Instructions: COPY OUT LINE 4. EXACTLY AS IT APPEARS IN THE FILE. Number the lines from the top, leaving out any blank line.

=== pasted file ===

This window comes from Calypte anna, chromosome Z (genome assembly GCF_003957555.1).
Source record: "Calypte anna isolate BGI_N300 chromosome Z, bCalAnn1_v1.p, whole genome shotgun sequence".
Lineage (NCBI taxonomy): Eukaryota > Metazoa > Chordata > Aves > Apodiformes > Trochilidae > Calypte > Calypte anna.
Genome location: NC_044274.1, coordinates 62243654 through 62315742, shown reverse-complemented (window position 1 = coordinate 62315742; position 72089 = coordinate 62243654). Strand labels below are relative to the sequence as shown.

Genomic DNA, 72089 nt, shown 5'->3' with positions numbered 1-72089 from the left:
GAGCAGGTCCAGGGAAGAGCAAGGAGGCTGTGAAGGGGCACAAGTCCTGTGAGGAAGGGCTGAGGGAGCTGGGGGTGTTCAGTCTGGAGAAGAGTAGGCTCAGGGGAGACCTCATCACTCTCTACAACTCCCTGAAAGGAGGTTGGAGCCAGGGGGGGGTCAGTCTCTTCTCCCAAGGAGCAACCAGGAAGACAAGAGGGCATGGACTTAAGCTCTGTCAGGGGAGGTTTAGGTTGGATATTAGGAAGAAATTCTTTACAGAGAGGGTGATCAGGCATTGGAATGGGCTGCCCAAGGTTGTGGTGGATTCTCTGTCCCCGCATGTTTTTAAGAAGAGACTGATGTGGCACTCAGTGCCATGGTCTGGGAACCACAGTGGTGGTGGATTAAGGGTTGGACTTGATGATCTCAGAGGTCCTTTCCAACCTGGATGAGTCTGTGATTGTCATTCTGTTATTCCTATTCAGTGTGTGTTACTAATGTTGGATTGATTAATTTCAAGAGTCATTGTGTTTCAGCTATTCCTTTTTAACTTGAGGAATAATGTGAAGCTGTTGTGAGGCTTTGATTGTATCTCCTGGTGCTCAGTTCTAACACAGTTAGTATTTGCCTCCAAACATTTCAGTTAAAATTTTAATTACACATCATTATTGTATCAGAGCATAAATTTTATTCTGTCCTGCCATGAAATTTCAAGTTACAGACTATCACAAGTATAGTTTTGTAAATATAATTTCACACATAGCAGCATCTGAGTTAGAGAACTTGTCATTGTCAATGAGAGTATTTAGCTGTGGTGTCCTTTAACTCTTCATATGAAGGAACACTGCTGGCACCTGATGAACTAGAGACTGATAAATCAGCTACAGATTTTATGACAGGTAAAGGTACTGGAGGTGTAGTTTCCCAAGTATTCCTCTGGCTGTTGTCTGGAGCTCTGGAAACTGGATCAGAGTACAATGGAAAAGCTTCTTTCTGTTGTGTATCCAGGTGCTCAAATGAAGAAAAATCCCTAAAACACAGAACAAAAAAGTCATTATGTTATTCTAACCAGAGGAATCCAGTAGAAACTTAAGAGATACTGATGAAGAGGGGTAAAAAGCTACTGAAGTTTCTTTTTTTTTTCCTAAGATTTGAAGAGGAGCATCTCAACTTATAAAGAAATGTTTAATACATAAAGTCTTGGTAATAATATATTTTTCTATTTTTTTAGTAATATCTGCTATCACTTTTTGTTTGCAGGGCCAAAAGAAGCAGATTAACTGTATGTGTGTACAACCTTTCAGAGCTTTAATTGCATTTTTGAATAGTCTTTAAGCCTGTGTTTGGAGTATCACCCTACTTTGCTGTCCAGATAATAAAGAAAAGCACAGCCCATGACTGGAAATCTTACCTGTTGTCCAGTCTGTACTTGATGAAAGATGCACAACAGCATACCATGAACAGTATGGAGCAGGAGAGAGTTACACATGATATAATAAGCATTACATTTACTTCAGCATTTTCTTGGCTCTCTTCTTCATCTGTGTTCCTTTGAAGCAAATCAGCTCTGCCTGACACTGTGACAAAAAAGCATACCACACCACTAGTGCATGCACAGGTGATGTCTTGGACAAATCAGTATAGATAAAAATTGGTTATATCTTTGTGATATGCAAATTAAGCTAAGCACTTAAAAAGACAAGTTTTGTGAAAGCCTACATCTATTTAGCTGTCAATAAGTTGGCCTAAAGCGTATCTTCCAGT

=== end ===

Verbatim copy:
Genome location: NC_044274.1, coordinates 62243654 through 62315742, shown reverse-complemented (window position 1 = coordinate 62315742; position 72089 = coordinate 62243654). Strand labels below are relative to the sequence as shown.